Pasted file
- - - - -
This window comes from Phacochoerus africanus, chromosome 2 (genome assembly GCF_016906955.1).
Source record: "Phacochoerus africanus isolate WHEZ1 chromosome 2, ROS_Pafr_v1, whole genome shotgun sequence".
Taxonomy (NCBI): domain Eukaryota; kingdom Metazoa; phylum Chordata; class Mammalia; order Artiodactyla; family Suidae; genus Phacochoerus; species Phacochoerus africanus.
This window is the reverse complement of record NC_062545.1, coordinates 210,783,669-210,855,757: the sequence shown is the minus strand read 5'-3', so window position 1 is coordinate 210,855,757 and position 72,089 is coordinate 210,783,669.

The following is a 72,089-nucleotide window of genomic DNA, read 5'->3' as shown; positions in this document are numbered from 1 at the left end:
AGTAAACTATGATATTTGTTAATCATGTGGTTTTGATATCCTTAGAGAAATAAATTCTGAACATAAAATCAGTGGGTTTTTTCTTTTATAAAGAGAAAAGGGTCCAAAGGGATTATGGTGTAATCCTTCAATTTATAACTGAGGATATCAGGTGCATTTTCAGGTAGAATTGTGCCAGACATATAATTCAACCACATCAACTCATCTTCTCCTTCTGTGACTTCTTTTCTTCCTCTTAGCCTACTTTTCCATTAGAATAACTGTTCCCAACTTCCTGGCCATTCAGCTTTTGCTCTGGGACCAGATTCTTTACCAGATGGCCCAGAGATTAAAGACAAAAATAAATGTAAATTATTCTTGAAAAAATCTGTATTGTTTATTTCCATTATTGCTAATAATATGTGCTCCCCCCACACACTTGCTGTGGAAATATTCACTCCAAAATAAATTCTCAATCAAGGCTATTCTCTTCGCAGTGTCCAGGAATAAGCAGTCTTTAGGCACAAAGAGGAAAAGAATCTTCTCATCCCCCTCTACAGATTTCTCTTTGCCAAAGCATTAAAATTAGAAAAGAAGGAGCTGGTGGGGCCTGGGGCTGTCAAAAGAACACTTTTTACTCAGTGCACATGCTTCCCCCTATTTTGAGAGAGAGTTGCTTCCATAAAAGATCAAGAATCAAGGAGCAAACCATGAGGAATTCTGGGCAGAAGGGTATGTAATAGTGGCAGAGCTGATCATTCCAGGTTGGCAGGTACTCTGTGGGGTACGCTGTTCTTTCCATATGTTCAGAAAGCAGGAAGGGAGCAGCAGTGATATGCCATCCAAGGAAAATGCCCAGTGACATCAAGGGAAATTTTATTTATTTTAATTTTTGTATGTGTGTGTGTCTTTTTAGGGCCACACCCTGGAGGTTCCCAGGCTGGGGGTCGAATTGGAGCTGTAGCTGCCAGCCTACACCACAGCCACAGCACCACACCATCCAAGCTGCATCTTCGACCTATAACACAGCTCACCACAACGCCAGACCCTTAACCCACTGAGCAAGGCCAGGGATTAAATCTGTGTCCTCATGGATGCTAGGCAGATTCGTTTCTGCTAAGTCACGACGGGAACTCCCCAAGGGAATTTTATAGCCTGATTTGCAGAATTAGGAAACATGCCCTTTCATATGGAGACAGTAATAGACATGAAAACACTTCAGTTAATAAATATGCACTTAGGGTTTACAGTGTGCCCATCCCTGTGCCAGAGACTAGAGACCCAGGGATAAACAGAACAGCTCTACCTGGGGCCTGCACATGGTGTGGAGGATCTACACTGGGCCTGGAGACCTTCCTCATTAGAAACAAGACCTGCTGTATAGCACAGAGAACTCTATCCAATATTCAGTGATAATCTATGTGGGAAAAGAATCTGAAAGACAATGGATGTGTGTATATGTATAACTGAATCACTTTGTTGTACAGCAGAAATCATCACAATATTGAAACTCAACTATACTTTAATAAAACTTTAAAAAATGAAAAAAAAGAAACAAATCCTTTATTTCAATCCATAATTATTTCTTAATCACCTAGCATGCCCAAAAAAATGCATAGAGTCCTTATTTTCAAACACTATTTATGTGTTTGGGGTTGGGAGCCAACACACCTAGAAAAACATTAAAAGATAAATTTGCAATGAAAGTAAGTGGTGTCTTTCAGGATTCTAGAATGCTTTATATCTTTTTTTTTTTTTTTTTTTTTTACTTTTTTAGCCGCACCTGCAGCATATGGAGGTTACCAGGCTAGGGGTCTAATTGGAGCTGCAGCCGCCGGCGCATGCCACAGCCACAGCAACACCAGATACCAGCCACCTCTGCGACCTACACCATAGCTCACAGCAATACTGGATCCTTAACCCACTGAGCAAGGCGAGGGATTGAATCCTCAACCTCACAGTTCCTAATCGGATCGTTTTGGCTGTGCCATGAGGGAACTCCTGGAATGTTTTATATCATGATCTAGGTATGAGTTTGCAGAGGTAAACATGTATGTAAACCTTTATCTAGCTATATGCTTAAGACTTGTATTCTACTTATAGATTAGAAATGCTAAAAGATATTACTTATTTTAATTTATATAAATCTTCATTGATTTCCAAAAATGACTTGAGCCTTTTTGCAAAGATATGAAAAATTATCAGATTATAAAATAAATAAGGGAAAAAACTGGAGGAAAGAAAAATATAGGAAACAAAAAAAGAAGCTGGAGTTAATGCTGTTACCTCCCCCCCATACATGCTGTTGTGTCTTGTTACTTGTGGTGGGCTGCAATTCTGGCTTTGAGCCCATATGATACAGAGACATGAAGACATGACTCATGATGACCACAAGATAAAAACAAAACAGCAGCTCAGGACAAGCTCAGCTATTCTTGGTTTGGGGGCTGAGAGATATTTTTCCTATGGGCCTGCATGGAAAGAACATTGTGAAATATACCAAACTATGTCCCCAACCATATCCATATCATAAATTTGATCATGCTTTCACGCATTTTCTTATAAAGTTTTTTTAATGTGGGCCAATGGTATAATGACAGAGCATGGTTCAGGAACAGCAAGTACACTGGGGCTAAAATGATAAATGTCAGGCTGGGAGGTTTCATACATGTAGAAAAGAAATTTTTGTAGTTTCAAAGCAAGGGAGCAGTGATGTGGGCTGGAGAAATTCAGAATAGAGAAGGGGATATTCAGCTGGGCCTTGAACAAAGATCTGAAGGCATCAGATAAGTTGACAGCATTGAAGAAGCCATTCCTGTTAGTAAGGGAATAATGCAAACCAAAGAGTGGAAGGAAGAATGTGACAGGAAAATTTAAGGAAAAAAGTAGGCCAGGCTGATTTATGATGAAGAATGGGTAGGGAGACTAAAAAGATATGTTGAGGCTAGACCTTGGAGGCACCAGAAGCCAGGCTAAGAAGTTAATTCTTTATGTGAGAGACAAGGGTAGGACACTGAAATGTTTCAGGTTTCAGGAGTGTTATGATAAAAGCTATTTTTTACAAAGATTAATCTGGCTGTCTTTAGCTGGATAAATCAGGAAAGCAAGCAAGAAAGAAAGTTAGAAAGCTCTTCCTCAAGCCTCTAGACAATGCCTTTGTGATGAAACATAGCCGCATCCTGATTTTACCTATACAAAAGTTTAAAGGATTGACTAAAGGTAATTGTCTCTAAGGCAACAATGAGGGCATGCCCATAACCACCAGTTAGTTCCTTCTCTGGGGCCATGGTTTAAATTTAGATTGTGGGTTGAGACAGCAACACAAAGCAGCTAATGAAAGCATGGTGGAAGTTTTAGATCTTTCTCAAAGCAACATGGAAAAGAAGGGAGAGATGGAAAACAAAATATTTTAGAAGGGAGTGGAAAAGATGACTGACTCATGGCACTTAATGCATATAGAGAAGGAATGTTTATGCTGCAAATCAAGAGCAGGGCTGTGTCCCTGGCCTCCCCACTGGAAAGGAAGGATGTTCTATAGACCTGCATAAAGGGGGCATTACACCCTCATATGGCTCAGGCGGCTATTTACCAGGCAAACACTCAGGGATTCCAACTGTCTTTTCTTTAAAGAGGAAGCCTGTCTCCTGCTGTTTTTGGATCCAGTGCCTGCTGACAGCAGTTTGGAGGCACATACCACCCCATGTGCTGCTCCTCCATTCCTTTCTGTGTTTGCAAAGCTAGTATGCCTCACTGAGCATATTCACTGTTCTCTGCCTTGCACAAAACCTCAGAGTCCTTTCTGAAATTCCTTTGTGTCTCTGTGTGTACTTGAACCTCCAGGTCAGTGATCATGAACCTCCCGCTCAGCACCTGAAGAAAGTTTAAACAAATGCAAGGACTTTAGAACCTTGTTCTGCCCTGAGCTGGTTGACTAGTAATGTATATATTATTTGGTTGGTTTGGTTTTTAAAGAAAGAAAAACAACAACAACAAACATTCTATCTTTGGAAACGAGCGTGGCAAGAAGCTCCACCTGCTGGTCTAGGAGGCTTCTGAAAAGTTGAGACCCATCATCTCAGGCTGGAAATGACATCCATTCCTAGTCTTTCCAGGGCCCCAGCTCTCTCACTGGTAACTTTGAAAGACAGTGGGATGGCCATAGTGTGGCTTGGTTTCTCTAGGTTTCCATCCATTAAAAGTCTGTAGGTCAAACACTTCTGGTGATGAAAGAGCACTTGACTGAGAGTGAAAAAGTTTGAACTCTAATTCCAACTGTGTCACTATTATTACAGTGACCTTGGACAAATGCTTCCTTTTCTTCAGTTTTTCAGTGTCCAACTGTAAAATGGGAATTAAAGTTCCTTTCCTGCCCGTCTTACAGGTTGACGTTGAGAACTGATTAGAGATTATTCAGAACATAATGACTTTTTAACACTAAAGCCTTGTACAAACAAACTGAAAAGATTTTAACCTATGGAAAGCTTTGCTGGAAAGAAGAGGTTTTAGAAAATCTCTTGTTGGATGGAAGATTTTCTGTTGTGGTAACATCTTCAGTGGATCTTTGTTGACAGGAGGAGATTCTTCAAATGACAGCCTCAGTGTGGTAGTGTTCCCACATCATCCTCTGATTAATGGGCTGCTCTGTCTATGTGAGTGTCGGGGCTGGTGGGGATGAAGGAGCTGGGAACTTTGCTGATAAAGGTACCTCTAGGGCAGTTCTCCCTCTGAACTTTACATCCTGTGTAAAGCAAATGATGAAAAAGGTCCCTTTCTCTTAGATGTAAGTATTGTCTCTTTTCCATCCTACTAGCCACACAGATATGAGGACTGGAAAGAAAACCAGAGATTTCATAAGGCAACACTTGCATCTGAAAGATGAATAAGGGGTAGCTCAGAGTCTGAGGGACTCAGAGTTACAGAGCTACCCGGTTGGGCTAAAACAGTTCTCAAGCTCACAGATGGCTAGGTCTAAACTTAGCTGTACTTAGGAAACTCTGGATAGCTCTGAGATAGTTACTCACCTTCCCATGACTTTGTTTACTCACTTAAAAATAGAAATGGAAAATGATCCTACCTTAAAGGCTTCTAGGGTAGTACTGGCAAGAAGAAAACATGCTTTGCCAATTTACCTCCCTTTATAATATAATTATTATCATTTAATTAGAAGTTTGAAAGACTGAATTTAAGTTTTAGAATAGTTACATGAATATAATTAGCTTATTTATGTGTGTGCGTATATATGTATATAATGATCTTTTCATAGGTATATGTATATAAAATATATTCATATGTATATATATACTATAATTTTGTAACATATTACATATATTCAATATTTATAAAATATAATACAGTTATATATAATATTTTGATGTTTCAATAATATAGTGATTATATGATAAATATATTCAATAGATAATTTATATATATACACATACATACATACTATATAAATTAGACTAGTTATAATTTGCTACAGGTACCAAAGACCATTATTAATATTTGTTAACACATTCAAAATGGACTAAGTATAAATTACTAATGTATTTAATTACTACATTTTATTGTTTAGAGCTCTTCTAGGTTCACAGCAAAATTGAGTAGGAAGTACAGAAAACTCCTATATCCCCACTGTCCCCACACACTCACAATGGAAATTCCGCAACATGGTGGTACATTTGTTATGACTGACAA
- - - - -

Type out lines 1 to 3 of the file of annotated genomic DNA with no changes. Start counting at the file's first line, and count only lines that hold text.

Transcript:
This window comes from Phacochoerus africanus, chromosome 2 (genome assembly GCF_016906955.1).
Source record: "Phacochoerus africanus isolate WHEZ1 chromosome 2, ROS_Pafr_v1, whole genome shotgun sequence".
Taxonomy (NCBI): domain Eukaryota; kingdom Metazoa; phylum Chordata; class Mammalia; order Artiodactyla; family Suidae; genus Phacochoerus; species Phacochoerus africanus.